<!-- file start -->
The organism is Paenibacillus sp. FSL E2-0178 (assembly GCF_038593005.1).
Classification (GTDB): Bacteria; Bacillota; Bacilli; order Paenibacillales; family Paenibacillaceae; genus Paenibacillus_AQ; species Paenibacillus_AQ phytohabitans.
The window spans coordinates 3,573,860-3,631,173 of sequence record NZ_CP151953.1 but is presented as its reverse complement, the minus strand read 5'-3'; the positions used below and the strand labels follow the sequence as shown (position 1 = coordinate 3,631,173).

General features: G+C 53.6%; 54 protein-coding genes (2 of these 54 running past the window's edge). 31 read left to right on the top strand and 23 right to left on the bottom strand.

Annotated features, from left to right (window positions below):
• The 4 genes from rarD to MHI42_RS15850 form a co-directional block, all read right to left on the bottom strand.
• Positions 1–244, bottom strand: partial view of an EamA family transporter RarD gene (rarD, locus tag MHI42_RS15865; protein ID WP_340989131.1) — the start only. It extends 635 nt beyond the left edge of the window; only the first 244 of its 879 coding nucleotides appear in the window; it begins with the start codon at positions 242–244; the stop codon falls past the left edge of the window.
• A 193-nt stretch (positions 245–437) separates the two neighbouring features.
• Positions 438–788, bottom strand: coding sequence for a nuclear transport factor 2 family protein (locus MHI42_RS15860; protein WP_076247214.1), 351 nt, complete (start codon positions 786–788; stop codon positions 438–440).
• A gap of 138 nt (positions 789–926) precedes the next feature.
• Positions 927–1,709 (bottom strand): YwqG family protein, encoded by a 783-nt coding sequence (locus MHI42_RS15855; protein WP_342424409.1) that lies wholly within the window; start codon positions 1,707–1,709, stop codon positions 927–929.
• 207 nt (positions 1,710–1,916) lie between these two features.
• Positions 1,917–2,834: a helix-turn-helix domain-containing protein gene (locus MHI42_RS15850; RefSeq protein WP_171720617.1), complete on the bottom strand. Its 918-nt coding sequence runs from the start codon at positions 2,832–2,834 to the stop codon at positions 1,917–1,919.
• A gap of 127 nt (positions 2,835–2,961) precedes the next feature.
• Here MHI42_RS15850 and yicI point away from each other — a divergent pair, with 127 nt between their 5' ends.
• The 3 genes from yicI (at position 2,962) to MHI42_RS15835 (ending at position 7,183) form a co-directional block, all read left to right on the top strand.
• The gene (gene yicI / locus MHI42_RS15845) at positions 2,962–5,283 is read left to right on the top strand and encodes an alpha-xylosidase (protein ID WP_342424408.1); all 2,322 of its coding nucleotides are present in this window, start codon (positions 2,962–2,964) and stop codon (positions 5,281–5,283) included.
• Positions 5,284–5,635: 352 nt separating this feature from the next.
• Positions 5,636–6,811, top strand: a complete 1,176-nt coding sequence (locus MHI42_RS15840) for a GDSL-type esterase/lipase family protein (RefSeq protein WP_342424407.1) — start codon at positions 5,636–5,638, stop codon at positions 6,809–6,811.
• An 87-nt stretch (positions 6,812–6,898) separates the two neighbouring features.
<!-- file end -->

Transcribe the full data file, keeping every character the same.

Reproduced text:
The organism is Paenibacillus sp. FSL E2-0178 (assembly GCF_038593005.1).
Classification (GTDB): Bacteria; Bacillota; Bacilli; order Paenibacillales; family Paenibacillaceae; genus Paenibacillus_AQ; species Paenibacillus_AQ phytohabitans.
The window spans coordinates 3,573,860-3,631,173 of sequence record NZ_CP151953.1 but is presented as its reverse complement, the minus strand read 5'-3'; the positions used below and the strand labels follow the sequence as shown (position 1 = coordinate 3,631,173).

General features: G+C 53.6%; 54 protein-coding genes (2 of these 54 running past the window's edge). 31 read left to right on the top strand and 23 right to left on the bottom strand.

Annotated features, from left to right (window positions below):
• The 4 genes from rarD to MHI42_RS15850 form a co-directional block, all read right to left on the bottom strand.
• Positions 1–244, bottom strand: partial view of an EamA family transporter RarD gene (rarD, locus tag MHI42_RS15865; protein ID WP_340989131.1) — the start only. It extends 635 nt beyond the left edge of the window; only the first 244 of its 879 coding nucleotides appear in the window; it begins with the start codon at positions 242–244; the stop codon falls past the left edge of the window.
• A 193-nt stretch (positions 245–437) separates the two neighbouring features.
• Positions 438–788, bottom strand: coding sequence for a nuclear transport factor 2 family protein (locus MHI42_RS15860; protein WP_076247214.1), 351 nt, complete (start codon positions 786–788; stop codon positions 438–440).
• A gap of 138 nt (positions 789–926) precedes the next feature.
• Positions 927–1,709 (bottom strand): YwqG family protein, encoded by a 783-nt coding sequence (locus MHI42_RS15855; protein WP_342424409.1) that lies wholly within the window; start codon positions 1,707–1,709, stop codon positions 927–929.
• 207 nt (positions 1,710–1,916) lie between these two features.
• Positions 1,917–2,834: a helix-turn-helix domain-containing protein gene (locus MHI42_RS15850; RefSeq protein WP_171720617.1), complete on the bottom strand. Its 918-nt coding sequence runs from the start codon at positions 2,832–2,834 to the stop codon at positions 1,917–1,919.
• A gap of 127 nt (positions 2,835–2,961) precedes the next feature.
• Here MHI42_RS15850 and yicI point away from each other — a divergent pair, with 127 nt between their 5' ends.
• The 3 genes from yicI (at position 2,962) to MHI42_RS15835 (ending at position 7,183) form a co-directional block, all read left to right on the top strand.
• The gene (gene yicI / locus MHI42_RS15845) at positions 2,962–5,283 is read left to right on the top strand and encodes an alpha-xylosidase (protein ID WP_342424408.1); all 2,322 of its coding nucleotides are present in this window, start codon (positions 2,962–2,964) and stop codon (positions 5,281–5,283) included.
• Positions 5,284–5,635: 352 nt separating this feature from the next.
• Positions 5,636–6,811, top strand: a complete 1,176-nt coding sequence (locus MHI42_RS15840) for a GDSL-type esterase/lipase family protein (RefSeq protein WP_342424407.1) — start codon at positions 5,636–5,638, stop codon at positions 6,809–6,811.
• An 87-nt stretch (positions 6,812–6,898) separates the two neighbouring features.